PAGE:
Climate Change As a Keystone Issue: Combatting Climate Fixes Other Problems
A developing country has several key issues to deal with in every election that encompass the basic amenities like drinking water, electricity, public transport, employment opportunities, sanitation and garbage disposal. Frequent protests against industrial setups like the case of the Tata Nano (the world’s cheapest car) in Singur, West Bengal or the case of a polluting copper recycling plant in Goa are detrimental to the growth of the industry as well as the environment. In a democratic system of governance like India, Climate change policies in election agendas can very well be incorporated as profitable business models beneficial to citizens, industrial development, and the environment.
As has been demonstrated by the proceedings of the COP 15, no single state is willing to pledge to reduce its emissions without commitments from other nations–no one wants to go first. The problem here is believing in the conventional wisdom that climate change control policies would always cost more than existing technologies and essentially is equivalent to a large scale subsidy that would burden the state exchequer. But conventional wisdom need not always be right, and the countries that do go first might just reap the biggest benefits.
Consider this: Venture capitalists have been investing in greentech companies at a rate which has made it the third largest investment class. There are a large number of companies in the private sector who are making (or saving as you may see it) a lot of money from going green. Incorporating these changes into everyday lives of citizens is something that our elected representatives can achieve. Several initiatives in this direction ranging from using ICT to minimize travel costs and its related environmental offsets to using solar powered musical instruments at a concert are not only innovative ways to get attention but also sound economics. A lot of movement in this direction has taken place in India too, many of them with support from the government. Its time this moves from being an occasional exception to an everyday phenomenon discussed on the same lines as garbage disposal, unemployment and public transport.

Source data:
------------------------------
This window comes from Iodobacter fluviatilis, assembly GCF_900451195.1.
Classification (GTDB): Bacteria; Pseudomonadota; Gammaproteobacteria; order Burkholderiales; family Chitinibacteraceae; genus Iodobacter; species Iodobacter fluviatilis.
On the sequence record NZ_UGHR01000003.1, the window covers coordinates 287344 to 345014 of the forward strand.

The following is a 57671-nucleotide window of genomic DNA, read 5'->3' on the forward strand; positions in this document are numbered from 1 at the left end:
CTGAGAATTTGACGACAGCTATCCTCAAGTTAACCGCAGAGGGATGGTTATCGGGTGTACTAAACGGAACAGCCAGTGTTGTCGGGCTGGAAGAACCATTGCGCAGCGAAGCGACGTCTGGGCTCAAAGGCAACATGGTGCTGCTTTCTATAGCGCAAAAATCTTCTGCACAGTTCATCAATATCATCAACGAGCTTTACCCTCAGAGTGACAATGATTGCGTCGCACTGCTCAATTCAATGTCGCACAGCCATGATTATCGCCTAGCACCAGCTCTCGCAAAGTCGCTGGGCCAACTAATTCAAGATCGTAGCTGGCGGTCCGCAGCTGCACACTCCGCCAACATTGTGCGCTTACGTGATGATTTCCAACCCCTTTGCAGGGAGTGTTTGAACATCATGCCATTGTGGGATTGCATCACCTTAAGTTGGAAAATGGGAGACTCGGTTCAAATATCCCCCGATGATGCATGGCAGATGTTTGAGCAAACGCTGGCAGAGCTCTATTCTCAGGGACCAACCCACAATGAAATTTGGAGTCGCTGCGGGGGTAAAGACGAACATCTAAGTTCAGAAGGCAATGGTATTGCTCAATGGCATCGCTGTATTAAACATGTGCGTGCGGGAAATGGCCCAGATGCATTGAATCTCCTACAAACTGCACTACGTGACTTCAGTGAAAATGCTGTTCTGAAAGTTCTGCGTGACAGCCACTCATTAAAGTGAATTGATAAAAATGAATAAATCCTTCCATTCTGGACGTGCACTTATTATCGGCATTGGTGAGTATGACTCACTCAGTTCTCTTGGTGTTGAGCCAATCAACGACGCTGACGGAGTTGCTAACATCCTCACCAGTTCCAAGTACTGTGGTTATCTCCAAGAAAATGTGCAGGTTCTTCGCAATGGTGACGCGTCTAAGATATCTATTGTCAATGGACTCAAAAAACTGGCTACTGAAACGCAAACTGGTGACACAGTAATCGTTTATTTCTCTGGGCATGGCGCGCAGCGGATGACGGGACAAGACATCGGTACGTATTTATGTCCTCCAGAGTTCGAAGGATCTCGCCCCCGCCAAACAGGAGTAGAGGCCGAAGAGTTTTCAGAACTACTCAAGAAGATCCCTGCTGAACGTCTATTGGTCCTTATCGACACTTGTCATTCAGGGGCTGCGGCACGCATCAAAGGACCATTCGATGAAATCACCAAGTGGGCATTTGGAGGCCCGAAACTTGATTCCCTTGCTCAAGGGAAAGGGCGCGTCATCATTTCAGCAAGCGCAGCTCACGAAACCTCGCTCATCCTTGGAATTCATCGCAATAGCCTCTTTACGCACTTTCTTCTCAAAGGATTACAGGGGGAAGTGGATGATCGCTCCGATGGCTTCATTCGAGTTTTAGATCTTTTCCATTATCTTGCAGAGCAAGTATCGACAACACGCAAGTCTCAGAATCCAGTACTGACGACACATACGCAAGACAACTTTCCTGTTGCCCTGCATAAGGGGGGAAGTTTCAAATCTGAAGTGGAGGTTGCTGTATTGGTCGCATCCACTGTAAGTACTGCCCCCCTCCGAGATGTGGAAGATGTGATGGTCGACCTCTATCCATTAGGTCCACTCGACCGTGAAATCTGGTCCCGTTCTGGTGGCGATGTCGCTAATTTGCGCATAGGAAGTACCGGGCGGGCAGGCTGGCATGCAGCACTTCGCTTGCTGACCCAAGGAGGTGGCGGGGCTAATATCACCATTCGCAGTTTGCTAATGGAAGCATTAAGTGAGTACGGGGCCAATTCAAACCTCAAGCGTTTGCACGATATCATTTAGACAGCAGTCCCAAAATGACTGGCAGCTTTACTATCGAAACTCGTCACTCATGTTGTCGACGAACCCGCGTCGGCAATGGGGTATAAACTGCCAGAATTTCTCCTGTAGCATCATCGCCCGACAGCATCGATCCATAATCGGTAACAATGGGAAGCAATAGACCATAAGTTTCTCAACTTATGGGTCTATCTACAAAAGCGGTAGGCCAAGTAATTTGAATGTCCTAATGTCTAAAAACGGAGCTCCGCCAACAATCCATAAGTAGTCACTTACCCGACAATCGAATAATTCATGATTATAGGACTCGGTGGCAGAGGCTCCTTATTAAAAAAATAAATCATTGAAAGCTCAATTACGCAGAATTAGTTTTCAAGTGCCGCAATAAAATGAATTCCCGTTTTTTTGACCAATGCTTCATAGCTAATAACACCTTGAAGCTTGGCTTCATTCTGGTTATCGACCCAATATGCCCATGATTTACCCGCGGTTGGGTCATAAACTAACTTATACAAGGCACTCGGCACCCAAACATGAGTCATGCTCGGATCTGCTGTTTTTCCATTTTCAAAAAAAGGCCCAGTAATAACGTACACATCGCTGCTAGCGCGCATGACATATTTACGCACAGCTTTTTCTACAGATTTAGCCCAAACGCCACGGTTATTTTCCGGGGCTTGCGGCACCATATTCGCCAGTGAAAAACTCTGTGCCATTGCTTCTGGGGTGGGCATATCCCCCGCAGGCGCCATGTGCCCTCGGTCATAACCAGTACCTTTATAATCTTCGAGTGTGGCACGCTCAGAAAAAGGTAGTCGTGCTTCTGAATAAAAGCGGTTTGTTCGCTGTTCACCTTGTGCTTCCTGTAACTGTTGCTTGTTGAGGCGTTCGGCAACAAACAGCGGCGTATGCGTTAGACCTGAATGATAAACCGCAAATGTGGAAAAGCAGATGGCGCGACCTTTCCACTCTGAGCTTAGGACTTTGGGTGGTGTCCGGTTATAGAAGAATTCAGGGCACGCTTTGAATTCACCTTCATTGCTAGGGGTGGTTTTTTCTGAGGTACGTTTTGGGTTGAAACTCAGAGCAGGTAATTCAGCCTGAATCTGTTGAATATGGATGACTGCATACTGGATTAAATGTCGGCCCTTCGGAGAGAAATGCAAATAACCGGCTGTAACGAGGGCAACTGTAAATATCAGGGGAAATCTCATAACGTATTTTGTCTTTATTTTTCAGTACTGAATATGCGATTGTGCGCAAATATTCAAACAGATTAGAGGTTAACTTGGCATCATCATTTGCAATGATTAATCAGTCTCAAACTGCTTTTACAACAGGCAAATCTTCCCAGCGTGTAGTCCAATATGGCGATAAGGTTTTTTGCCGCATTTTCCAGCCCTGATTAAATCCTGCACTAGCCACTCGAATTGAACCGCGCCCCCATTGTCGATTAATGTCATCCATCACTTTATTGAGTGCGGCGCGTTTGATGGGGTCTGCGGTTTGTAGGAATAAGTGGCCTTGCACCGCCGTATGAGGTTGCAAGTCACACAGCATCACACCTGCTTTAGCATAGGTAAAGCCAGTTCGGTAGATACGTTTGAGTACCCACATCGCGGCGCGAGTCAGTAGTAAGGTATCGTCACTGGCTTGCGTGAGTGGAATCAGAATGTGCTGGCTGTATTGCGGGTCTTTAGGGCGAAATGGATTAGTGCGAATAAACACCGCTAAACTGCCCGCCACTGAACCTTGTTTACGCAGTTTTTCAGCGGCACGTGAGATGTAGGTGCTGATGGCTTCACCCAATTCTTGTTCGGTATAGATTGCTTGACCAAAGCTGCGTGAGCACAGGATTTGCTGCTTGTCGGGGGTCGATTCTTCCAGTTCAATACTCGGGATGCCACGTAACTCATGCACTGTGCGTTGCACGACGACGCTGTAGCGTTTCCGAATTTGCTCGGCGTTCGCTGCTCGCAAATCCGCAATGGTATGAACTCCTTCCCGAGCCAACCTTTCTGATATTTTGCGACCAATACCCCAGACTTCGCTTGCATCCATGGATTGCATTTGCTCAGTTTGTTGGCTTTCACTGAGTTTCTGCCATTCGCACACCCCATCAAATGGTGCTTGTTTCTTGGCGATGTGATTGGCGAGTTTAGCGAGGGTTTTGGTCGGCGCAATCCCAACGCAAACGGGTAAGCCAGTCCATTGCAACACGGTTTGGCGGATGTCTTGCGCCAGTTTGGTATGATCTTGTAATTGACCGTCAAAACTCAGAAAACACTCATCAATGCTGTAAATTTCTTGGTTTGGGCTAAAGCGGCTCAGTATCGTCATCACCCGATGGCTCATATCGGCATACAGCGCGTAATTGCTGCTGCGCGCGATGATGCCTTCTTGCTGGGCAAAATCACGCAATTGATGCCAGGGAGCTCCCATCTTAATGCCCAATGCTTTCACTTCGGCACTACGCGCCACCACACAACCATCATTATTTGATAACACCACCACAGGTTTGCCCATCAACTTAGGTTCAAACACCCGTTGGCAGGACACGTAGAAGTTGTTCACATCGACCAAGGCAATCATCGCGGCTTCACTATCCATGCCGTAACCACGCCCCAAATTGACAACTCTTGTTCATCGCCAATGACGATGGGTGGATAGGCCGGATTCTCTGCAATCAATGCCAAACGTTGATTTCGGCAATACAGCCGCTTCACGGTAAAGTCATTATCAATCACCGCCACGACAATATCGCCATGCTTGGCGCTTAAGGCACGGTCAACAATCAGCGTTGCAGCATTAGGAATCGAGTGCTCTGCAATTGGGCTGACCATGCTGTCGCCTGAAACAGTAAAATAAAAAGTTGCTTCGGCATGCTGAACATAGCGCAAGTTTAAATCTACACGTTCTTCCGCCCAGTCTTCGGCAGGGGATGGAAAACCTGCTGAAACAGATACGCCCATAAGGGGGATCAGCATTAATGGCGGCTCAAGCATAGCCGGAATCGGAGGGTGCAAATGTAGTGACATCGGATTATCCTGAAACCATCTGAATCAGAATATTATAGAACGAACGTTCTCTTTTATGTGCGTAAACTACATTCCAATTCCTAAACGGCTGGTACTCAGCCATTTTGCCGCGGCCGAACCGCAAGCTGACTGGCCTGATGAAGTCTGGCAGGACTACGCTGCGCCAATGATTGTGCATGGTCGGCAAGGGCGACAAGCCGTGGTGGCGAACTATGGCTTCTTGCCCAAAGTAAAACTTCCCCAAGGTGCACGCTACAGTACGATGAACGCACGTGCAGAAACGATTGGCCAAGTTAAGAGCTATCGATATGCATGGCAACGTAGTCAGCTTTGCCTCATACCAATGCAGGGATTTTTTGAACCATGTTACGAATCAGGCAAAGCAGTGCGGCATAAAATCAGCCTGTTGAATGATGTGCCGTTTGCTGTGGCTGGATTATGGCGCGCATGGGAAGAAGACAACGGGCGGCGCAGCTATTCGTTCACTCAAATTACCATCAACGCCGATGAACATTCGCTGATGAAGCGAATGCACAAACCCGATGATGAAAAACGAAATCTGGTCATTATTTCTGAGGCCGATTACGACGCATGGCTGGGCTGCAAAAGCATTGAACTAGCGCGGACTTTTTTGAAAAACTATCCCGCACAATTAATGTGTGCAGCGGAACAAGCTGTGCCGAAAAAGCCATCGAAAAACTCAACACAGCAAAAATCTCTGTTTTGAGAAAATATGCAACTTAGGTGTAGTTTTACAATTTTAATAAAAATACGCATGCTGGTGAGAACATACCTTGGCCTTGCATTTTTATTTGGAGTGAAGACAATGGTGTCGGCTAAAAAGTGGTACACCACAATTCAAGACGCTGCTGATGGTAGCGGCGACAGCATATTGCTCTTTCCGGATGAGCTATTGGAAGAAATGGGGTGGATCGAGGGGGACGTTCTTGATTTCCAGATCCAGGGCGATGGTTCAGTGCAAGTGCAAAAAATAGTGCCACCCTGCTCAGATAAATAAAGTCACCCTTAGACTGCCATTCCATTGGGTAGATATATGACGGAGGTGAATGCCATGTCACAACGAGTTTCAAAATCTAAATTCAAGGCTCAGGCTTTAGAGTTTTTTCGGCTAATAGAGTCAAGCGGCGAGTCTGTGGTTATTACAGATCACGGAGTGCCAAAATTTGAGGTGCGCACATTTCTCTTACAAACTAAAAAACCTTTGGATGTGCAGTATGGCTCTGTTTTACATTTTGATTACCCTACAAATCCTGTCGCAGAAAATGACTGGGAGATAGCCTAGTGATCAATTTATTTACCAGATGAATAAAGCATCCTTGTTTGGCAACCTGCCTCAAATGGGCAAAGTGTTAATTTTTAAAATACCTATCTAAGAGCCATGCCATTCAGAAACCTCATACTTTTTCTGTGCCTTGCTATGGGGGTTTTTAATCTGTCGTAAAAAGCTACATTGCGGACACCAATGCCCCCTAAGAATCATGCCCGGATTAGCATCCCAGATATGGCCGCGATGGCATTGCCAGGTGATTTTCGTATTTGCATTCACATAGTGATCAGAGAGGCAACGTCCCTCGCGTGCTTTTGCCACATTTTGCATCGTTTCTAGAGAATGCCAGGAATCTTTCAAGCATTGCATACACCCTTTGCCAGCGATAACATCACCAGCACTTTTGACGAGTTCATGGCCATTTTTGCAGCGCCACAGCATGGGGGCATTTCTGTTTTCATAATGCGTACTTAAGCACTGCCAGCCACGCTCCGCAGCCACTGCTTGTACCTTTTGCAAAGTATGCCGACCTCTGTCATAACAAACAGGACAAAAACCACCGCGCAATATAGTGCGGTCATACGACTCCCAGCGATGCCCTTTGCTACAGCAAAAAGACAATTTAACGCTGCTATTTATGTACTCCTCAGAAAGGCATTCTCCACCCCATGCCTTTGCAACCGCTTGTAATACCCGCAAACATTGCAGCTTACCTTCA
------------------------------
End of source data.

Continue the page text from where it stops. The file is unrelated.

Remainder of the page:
The problem of land sustainability and employment for people living in places where the unpredictable monsoons and other activities have rendered it unsuitable for cultivation can be addressed by using the land for biofuel production. Cleanstar uses women’s groups, idle unsuitable land and technology to grow hardy species of trees to yield Inedible oil for biofuel in automobiles and seedcakes for biofertilizers and biogas. The phasing out of CFCs which harm the ozone layer (and was one of the outcomes of the Kyoto Protocol ) meant that new, innovative techniques for heating and cooling needed to be invented. Unidyne does that showcasing that environmental sustainability is a very profitable business model too. ARTI-INDIA has a working project that coverts our usual organic wastes to charcoal while Ankur Scientific is another leading company in Biomass gasification i.e. using solid wastes to produce gas for electrification and household consumption. In transportation sector, several companies like Eko Vehicles are producing excellent vehicles on all scales that are extremely cost efficient and environmental friendly. Water desalination, solar thermal energy generation and using soft power for logistics and automation in efficient grid and energy utility management are growing segments where government can effectively use its paraphernalia to consult different industrial sectors.
The policy part of climate change and environmental sustainability has been debated
upon and several frameworks like the Union Government’s National Missions on
Climate Change have been adopted. However the real change will only come when
solutions like the ones elaborated in the earlier paragraph are implemented as
enablers for the key development issues. Himachal Pradesh, an Indian state in
the Himalayas has adopted and implemented several such measures which include:
• Banning of Plastic carry bags in replacements of local alternatives.
• Strengthened management of Municipal solid wastes.
• Co-processing of plastic waste in cement kilns and use of plastic waste in road construction.
• Rain Water harvesting in all buildings, energy auditing and harnessing revenues through Carbon credit sales on the Mid-Himalayan Watershed project.
This clearly shows the feasibility of incorporating climate change policy as a solution to existing problems rather than treating it as an additional burden. Also e-waste like mobile phones which are exponentially growing in numbers in India can be an excellent opportunity for revenue generation through recycling of the precious metals, retrofitting for use in disaster management or simply reuse. Recycling 1 million cell phones can save enough energy to power 185 million households in the US, save 240,000 tonnes of raw materials including precious metals like (Tantalum-Niobium) whose extraction has led to the exploitation of Congo in Africa.
We need politicians who would think like the managers of the greentech companies and understand both the need and the benefits of incorporating strategies like the one described here to deal with the everyday problems of their electorate which at the same time would ensure long term environmental and climate sustainability. The discussions of the foremost leaders in the world may not be able to reach a conclusion in Copenhagen but clearly a distributed global strategy in every part of the world which accepts climate change as an interesting business opportunity that would bring welfare to its state would do the world a whole lot of good and help make better use of the funds pledged at the summit.